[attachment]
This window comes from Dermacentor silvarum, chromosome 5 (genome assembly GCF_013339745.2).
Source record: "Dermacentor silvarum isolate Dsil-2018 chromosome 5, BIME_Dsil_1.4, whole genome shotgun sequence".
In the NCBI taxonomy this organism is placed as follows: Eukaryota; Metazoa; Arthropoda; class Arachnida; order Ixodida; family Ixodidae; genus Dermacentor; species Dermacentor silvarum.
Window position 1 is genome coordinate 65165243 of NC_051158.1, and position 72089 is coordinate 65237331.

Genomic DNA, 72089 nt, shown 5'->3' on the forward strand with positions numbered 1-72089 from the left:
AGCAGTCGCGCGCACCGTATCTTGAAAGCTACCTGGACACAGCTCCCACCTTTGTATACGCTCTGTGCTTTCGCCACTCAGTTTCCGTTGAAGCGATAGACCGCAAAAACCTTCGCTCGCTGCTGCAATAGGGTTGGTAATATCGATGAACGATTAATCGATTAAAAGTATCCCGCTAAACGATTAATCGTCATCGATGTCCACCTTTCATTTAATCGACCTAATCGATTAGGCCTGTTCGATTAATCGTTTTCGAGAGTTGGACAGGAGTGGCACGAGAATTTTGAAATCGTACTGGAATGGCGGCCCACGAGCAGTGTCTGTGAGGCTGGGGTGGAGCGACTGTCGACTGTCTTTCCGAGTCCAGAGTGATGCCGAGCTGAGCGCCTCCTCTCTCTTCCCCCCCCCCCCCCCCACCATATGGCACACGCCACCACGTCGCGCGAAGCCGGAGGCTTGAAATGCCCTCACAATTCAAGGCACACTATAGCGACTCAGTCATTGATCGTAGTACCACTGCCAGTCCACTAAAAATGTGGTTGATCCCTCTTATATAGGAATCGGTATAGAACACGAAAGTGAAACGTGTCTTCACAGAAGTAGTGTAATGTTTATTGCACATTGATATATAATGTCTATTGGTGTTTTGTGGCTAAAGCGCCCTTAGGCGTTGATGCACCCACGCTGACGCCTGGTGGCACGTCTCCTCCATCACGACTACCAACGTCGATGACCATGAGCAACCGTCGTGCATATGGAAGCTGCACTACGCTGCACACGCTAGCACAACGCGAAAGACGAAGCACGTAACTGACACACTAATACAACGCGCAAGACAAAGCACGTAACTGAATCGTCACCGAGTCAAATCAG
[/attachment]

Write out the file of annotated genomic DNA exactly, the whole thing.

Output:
This window comes from Dermacentor silvarum, chromosome 5 (genome assembly GCF_013339745.2).
Source record: "Dermacentor silvarum isolate Dsil-2018 chromosome 5, BIME_Dsil_1.4, whole genome shotgun sequence".
In the NCBI taxonomy this organism is placed as follows: Eukaryota; Metazoa; Arthropoda; class Arachnida; order Ixodida; family Ixodidae; genus Dermacentor; species Dermacentor silvarum.
Window position 1 is genome coordinate 65165243 of NC_051158.1, and position 72089 is coordinate 65237331.

Genomic DNA, 72089 nt, shown 5'->3' on the forward strand with positions numbered 1-72089 from the left:
AGCAGTCGCGCGCACCGTATCTTGAAAGCTACCTGGACACAGCTCCCACCTTTGTATACGCTCTGTGCTTTCGCCACTCAGTTTCCGTTGAAGCGATAGACCGCAAAAACCTTCGCTCGCTGCTGCAATAGGGTTGGTAATATCGATGAACGATTAATCGATTAAAAGTATCCCGCTAAACGATTAATCGTCATCGATGTCCACCTTTCATTTAATCGACCTAATCGATTAGGCCTGTTCGATTAATCGTTTTCGAGAGTTGGACAGGAGTGGCACGAGAATTTTGAAATCGTACTGGAATGGCGGCCCACGAGCAGTGTCTGTGAGGCTGGGGTGGAGCGACTGTCGACTGTCTTTCCGAGTCCAGAGTGATGCCGAGCTGAGCGCCTCCTCTCTCTTCCCCCCCCCCCCCCCCACCATATGGCACACGCCACCACGTCGCGCGAAGCCGGAGGCTTGAAATGCCCTCACAATTCAAGGCACACTATAGCGACTCAGTCATTGATCGTAGTACCACTGCCAGTCCACTAAAAATGTGGTTGATCCCTCTTATATAGGAATCGGTATAGAACACGAAAGTGAAACGTGTCTTCACAGAAGTAGTGTAATGTTTATTGCACATTGATATATAATGTCTATTGGTGTTTTGTGGCTAAAGCGCCCTTAGGCGTTGATGCACCCACGCTGACGCCTGGTGGCACGTCTCCTCCATCACGACTACCAACGTCGATGACCATGAGCAACCGTCGTGCATATGGAAGCTGCACTACGCTGCACACGCTAGCACAACGCGAAAGACGAAGCACGTAACTGACACACTAATACAACGCGCAAGACAAAGCACGTAACTGAATCGTCACCGAGTCAAATCAG